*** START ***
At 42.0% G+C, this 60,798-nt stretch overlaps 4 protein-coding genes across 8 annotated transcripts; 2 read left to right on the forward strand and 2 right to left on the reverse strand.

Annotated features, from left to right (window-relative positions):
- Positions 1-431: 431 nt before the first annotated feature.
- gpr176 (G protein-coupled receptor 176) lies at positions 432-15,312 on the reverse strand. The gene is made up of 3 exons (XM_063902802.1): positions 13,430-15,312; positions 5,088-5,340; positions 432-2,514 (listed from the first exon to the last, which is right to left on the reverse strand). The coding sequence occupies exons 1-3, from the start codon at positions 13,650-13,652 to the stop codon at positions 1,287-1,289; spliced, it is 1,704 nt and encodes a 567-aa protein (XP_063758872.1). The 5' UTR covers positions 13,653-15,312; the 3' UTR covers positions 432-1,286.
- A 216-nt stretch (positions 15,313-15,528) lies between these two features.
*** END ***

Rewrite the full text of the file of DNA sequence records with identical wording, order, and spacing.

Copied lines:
At 42.0% G+C, this 60,798-nt stretch overlaps 4 protein-coding genes across 8 annotated transcripts; 2 read left to right on the forward strand and 2 right to left on the reverse strand.

Annotated features, from left to right (window-relative positions):
- Positions 1-431: 431 nt before the first annotated feature.
- gpr176 (G protein-coupled receptor 176) lies at positions 432-15,312 on the reverse strand. The gene is made up of 3 exons (XM_063902802.1): positions 13,430-15,312; positions 5,088-5,340; positions 432-2,514 (listed from the first exon to the last, which is right to left on the reverse strand). The coding sequence occupies exons 1-3, from the start codon at positions 13,650-13,652 to the stop codon at positions 1,287-1,289; spliced, it is 1,704 nt and encodes a 567-aa protein (XP_063758872.1). The 5' UTR covers positions 13,653-15,312; the 3' UTR covers positions 432-1,286.
- A 216-nt stretch (positions 15,313-15,528) lies between these two features.